China does not want the Taliban to dominate after the withdrawal of the US-led forces from Afghanistan. But it is also unwilling at this stage to be a caretaker in the region. It is keeping its cards close to the chest

China’s policy on Afghanistan consists of five Noes: No military role, no involvement in domestic economic and social order, no objection to Taliban in any legal power-sharing arrangement; no criticism of the US role; no participation in NDN (Northern Distribution Network).

From a recent visit to Beijing, it was clear that China has risen; and a new China is being built. It will continue rising till it overtakes the US to become the largest economy in the world — in Purchasing Power Parity by 2016, and in real terms by 2026.

As you arrive at Beijing’s international mega airport — a new one is being built — two slogans greet you. ‘China’s Century’ and ‘Smiling China’. China has reason to smile following an orderly political transition that will endure for a decade without defections. Only death can cause any disturbance. Unquestionably, President Xi Jinping is the second most powerful leader in the world and the first in China after Deng to hold the three top posts ab initio raising the question: Will he be the second Deng.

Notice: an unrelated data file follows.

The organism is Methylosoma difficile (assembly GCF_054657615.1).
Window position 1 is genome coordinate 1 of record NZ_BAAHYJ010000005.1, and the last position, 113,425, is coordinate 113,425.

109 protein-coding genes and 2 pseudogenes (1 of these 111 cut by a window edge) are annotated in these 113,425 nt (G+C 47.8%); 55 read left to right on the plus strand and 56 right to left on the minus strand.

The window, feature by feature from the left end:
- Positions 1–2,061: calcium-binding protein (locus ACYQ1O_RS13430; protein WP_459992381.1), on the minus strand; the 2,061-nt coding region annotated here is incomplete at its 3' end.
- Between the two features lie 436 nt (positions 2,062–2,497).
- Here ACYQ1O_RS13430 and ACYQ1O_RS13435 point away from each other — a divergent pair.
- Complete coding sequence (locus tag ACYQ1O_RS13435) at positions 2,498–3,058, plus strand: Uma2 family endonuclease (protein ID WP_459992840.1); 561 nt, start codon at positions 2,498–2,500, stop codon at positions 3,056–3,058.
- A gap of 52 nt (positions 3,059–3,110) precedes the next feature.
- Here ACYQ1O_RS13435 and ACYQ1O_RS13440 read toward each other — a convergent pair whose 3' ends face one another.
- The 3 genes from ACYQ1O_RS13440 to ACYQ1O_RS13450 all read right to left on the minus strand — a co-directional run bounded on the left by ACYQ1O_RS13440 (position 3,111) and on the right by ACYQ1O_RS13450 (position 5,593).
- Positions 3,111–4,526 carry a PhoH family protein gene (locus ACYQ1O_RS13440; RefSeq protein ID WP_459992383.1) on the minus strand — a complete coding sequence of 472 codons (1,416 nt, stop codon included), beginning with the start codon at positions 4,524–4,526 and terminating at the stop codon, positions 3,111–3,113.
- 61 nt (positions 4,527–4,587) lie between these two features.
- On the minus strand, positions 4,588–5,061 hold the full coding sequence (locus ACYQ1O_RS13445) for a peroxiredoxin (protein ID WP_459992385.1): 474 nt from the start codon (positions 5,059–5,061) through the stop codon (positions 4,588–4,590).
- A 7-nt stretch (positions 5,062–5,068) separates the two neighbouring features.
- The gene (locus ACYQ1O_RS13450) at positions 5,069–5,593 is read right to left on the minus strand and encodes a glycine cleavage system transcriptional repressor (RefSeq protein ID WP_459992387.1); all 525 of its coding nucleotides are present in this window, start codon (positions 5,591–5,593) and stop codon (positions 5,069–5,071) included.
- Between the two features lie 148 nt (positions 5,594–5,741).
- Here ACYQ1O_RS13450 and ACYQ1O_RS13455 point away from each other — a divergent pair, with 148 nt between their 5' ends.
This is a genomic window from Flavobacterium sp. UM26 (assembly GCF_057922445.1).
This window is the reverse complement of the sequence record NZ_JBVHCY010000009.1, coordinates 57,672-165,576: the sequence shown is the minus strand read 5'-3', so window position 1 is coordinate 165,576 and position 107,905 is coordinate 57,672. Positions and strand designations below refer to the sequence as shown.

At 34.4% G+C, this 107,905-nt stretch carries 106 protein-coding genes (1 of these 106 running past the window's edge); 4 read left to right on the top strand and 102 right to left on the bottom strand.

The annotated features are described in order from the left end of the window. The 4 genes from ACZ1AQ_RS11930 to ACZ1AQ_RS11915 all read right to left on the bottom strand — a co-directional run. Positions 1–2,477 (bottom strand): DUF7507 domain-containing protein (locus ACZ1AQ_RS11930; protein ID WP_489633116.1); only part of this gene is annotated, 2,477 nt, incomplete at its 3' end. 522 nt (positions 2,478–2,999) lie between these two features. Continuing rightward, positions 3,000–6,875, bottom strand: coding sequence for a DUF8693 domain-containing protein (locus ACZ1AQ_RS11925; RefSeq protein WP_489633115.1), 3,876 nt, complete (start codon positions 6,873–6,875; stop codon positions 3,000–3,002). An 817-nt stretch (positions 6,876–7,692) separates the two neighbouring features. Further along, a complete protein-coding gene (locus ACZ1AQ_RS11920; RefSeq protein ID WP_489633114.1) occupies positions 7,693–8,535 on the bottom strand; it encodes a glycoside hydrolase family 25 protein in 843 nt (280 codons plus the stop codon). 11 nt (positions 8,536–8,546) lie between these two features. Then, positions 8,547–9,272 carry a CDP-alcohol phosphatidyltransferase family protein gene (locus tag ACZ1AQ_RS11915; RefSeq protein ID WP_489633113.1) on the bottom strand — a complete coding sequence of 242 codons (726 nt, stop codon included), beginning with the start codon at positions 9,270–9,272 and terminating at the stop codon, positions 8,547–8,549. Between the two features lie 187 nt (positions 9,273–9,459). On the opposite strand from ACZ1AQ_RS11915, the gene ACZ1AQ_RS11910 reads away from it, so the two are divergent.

The other question on everyone’s lips is: Is China ready to assume a leadership role in Asia and internationally or become another Japan, seated at the High Table signing cheques? Already politicalpundits point to some of Mr Xi’s thoughts: Renewal of Chinese nation, promotion of core interests and — this one, problematic for peaceful rise — no longer hiding strength and biding time. In short, expect a more assertive China, shades of which we saw in the last five years in the South China Sea and on our northern borders. Singapore’s Mentor Minister Lee Kwan Yew, who understands China intimately, believes China will hide its strength and bide its time.

The brief interactions with Chinese think-tanks, members of a university and other Chinese and non-Chinese reveal that it is early yet to arrive at any conclusion on China’s leadership role in Asia and elsewhere. Incidentally, a very thin line divides the Track II from official policy in China. The sense we derived goes like this: